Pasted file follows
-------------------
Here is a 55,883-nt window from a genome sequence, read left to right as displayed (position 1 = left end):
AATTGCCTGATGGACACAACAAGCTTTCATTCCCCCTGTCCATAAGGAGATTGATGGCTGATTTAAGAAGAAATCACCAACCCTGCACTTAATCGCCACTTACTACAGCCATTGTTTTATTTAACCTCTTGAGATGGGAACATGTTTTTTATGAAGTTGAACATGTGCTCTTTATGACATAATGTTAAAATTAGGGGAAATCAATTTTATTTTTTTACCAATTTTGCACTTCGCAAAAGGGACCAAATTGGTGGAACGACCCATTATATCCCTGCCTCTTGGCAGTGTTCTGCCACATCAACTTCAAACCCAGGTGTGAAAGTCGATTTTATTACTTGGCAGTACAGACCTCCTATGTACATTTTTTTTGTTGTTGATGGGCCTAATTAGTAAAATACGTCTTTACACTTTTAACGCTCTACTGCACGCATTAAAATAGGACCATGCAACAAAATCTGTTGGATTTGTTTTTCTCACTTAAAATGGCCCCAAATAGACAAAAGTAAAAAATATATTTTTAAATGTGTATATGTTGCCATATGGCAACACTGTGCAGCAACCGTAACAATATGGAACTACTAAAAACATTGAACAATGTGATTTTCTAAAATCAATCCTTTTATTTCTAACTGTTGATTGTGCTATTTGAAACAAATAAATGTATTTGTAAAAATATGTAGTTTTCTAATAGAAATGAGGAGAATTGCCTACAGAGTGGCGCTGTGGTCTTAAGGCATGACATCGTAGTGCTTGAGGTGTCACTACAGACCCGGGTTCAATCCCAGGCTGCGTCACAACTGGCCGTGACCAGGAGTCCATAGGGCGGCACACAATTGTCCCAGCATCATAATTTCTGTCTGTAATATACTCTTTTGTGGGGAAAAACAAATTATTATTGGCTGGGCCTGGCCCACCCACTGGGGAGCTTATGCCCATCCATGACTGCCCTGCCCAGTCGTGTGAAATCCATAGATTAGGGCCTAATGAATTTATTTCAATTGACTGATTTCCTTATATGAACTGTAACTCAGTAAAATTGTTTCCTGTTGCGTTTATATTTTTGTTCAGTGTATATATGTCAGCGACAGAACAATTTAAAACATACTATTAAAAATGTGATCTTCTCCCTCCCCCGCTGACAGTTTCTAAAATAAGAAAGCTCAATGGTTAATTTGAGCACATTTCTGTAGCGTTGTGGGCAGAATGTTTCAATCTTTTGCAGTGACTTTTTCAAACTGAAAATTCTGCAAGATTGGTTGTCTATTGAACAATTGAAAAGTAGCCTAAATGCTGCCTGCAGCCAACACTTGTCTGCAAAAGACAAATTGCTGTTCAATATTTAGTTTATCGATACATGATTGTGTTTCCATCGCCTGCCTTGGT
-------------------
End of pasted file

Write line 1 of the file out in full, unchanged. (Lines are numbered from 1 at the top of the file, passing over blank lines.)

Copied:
Here is a 55,883-nt window from a genome sequence, read left to right as displayed (position 1 = left end):